Following advice from the Scientific and Technical Advisory Cell (STAC) and in consultation with Public Health and Education officials, Ministers have agreed changes to the isolation period for children and young people who have been identified as a direct contact of a COVID positive person.
Children and young people under the age of 18 years old will see a reduction in the period that they are required to isolate if identified as a direct contact. In addition, the isolation requirements will be eased. The following policy will be implemented from 00:01 Wednesday 30 June, at which point children and young people currently isolating who have received a day 5 negative test result will be able to leave isolation and return to school. Secondary school children who have exceeded the new 5-day isolation requirement and have had a negative day 5 test can leave isolation immediately.
Secondary school children identified as a direct contact:
- Isolation requirement: until day 5 negative test result
- Testing regime: day 0, day 5 and day 10
Nursery and primary school children identified as a direct contact:
- Isolation requirement: until first negative test result
- Testing regime: day 0 day 5, and day 10
Due to the decreased risk of younger children in nursery and primary school age groups, the testing regime for nursery and primary school direct contacts differ from those of secondary school contacts. Children and young people who cannot or do not wish to participate in the testing regime will still be required to isolate for 14 days, as per the current policy.
The isolation requirements for children and young people identified as a direct contact will also be eased in response to Ministers’ concerns about the wellbeing of children and young people required to isolate.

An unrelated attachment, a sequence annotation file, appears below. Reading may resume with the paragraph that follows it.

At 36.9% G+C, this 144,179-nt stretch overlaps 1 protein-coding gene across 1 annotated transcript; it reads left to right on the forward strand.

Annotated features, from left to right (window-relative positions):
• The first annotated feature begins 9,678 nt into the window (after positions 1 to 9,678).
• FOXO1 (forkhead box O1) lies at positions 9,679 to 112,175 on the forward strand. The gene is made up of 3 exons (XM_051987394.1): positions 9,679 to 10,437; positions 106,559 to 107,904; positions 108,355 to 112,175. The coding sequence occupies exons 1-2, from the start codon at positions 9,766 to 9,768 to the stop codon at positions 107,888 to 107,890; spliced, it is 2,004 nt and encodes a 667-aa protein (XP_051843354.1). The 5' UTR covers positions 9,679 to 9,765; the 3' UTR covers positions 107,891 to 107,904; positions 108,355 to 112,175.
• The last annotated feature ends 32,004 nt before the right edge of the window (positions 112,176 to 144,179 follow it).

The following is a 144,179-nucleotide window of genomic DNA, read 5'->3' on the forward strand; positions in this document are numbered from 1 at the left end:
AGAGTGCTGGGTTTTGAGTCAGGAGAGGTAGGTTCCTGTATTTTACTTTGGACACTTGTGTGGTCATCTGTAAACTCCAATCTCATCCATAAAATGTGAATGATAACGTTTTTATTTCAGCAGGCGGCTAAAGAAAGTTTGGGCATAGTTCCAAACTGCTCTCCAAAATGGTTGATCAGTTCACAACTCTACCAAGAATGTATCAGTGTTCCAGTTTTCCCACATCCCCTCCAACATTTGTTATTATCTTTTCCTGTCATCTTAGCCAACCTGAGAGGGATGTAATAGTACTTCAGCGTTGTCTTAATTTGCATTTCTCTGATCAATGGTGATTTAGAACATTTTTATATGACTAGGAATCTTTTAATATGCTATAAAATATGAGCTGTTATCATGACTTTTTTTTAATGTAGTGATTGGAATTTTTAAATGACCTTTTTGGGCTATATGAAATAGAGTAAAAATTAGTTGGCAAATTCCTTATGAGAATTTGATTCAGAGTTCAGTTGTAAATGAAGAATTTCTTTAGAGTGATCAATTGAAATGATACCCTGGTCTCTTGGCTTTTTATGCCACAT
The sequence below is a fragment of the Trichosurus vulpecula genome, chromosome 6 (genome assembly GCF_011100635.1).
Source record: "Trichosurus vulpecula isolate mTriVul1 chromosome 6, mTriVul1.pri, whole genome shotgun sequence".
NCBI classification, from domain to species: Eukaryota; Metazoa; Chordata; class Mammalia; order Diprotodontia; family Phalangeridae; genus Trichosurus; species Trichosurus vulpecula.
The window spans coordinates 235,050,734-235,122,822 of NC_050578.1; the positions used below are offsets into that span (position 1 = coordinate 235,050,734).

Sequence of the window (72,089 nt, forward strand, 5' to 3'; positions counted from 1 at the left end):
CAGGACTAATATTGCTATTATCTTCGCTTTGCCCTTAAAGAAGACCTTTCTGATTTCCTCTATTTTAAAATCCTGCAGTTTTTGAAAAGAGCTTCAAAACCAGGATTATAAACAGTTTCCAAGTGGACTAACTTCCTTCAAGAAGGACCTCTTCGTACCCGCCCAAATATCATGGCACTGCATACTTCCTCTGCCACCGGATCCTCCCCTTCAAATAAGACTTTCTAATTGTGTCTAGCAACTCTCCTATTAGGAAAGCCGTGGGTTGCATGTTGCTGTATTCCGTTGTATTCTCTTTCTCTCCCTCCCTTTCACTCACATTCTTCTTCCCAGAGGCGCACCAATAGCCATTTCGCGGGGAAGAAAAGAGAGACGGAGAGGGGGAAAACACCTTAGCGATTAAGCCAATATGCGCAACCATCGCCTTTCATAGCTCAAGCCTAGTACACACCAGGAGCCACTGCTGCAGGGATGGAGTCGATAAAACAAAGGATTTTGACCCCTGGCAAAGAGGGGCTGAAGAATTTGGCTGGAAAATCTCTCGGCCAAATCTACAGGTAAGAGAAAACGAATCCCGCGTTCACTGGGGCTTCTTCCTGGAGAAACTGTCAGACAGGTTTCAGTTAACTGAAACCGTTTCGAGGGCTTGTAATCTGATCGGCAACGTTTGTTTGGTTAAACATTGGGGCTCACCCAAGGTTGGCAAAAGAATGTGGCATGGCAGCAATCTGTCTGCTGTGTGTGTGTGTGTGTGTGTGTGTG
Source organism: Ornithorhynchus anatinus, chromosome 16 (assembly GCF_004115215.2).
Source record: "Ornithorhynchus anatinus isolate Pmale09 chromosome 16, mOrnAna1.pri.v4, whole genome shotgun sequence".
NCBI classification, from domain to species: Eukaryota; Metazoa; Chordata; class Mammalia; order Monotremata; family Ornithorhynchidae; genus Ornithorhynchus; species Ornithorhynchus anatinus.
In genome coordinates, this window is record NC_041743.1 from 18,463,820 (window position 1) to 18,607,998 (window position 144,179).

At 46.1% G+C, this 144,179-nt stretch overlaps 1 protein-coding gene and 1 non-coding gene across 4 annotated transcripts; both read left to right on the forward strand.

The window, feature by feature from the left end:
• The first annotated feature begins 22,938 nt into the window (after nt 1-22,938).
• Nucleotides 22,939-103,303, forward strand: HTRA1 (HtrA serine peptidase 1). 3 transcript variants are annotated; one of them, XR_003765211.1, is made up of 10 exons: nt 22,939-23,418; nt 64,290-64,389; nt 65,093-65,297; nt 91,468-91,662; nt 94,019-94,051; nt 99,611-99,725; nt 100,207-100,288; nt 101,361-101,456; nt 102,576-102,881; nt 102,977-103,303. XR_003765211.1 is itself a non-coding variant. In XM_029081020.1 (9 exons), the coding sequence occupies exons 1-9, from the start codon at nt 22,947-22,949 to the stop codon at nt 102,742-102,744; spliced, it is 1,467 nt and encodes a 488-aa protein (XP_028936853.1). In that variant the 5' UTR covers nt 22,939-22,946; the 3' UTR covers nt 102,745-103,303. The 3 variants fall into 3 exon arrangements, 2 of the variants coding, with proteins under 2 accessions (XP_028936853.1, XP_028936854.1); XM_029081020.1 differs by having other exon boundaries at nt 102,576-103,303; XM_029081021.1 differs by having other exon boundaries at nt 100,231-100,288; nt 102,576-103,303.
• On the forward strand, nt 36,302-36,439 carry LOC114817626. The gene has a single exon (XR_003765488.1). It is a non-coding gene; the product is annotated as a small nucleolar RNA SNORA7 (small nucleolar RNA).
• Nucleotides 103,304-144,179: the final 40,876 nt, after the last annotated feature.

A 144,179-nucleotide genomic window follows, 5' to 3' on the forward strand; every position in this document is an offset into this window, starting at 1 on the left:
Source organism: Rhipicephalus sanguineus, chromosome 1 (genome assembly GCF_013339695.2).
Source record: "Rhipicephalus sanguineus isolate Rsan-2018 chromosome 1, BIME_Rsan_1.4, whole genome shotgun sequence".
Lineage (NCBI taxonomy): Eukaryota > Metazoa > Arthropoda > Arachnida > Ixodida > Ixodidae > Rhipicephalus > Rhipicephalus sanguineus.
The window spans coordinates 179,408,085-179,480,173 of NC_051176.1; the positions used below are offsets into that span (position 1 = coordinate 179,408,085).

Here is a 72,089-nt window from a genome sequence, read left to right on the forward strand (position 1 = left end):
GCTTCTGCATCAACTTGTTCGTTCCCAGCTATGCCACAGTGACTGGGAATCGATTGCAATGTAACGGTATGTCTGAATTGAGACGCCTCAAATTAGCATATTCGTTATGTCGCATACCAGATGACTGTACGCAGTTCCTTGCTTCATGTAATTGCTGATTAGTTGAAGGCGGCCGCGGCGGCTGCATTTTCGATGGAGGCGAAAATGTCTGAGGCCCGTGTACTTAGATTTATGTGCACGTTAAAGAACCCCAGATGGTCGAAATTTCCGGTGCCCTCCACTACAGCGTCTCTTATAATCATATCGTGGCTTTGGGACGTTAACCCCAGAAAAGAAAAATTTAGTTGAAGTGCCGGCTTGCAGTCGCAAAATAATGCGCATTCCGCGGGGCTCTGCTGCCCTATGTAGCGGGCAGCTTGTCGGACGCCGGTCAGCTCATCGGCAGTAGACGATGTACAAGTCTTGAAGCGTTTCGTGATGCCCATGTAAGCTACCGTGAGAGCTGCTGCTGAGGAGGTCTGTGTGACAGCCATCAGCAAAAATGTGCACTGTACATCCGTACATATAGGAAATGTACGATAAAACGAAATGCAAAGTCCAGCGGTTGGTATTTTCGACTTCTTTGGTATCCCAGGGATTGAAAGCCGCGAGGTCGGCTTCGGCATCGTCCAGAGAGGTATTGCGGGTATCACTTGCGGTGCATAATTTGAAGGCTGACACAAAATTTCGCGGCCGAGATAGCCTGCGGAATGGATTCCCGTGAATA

The revised requirements for direct contacts only are:
- While still being required to isolate at home and not return to school, children and young people will no longer need to be confined to a single room within a household.
- Children and young people will be able to leave the house, under supervision, for fresh air and exercise in open spaces, avoiding crowded areas while adhering to physical distancing and public health guidance.
Chief Minister, Senator John Le Fondré said: “When Competent Authority Ministers reduced the isolation requirement for fully-vaccinated adults who are direct contacts last week, we committed to Islanders that we’d urgently review the policy for children and young people.
“Having received advice from STAC and Public Health, Ministers have decided to reduce the isolation requirements for secondary aged children from 10 days to until a day 5 negative test result is received, and until a day 0 negative test result for nursery and primary aged children. This strikes a good balance of continuing to protect our children and young people from catching and spreading the virus, while also prioritising their mental, physical and educational wellbeing.
“With our current vaccination coverage, the risk of contracting and transmitting the virus is proportionately higher for young, unvaccinated, people with 864 children and young people identified as a direct contact since half term, and 360 of our current direct contacts are school-aged children. Secondary school-age students currently have the highest infection rate.